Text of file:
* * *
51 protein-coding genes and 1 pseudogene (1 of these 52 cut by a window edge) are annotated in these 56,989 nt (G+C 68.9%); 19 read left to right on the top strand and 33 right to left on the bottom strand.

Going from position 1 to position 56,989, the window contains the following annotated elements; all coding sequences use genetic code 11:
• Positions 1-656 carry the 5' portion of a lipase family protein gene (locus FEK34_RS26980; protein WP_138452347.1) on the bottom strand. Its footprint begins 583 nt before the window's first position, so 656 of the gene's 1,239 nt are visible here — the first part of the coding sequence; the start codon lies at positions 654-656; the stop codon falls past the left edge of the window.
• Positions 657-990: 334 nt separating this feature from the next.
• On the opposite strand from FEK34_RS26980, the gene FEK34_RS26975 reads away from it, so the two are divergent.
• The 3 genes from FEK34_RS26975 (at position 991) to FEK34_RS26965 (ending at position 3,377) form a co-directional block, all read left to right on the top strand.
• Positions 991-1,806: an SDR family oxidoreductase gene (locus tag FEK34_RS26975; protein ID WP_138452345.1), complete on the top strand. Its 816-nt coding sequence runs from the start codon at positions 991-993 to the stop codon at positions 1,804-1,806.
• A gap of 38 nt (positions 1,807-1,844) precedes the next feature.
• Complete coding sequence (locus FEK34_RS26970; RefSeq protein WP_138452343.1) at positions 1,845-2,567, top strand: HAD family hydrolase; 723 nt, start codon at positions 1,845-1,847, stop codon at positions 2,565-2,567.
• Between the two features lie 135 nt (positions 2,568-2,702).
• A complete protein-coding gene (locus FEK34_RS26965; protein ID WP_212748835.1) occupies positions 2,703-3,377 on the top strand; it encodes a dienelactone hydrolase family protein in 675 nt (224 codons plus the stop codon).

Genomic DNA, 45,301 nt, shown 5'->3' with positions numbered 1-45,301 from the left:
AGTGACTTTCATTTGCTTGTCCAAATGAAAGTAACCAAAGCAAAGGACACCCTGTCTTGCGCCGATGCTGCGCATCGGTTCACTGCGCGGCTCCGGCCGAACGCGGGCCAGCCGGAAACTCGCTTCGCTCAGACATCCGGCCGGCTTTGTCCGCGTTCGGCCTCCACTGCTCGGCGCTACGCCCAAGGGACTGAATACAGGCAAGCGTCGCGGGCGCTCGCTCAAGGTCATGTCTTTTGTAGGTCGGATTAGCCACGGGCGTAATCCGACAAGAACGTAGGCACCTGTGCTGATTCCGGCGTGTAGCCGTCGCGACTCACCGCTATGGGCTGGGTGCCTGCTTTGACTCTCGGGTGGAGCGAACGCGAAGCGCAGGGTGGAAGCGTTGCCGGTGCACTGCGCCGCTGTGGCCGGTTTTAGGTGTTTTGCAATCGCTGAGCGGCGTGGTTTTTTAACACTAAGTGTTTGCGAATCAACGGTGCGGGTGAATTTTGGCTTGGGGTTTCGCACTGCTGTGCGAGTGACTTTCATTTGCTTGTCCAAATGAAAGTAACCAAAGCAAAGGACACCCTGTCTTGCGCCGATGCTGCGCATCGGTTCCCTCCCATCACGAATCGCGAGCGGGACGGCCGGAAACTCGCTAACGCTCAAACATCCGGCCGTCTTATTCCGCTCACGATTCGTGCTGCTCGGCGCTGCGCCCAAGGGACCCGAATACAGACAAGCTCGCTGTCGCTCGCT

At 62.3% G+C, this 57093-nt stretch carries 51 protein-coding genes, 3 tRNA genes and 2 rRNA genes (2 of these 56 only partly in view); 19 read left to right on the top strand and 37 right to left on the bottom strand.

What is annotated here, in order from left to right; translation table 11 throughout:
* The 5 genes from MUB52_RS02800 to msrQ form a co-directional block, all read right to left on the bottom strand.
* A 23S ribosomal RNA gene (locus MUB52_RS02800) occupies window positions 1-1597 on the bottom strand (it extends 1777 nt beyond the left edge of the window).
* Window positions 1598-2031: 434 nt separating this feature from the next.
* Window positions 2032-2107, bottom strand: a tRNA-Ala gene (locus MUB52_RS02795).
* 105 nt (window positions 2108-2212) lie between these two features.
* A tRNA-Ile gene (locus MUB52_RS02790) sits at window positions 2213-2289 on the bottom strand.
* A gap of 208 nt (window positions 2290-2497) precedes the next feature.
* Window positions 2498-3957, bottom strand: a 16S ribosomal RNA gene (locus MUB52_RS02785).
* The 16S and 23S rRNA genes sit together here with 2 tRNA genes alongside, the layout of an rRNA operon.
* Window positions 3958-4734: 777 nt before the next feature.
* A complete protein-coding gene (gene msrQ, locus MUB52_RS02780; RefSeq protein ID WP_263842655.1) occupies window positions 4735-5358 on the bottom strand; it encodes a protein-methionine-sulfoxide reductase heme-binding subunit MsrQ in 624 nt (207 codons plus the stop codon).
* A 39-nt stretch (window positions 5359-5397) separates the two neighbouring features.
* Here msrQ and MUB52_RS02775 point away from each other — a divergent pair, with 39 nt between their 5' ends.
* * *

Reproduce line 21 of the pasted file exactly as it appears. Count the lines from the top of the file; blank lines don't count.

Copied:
* A tRNA-Ile gene (locus MUB52_RS02790) sits at window positions 2213-2289 on the bottom strand.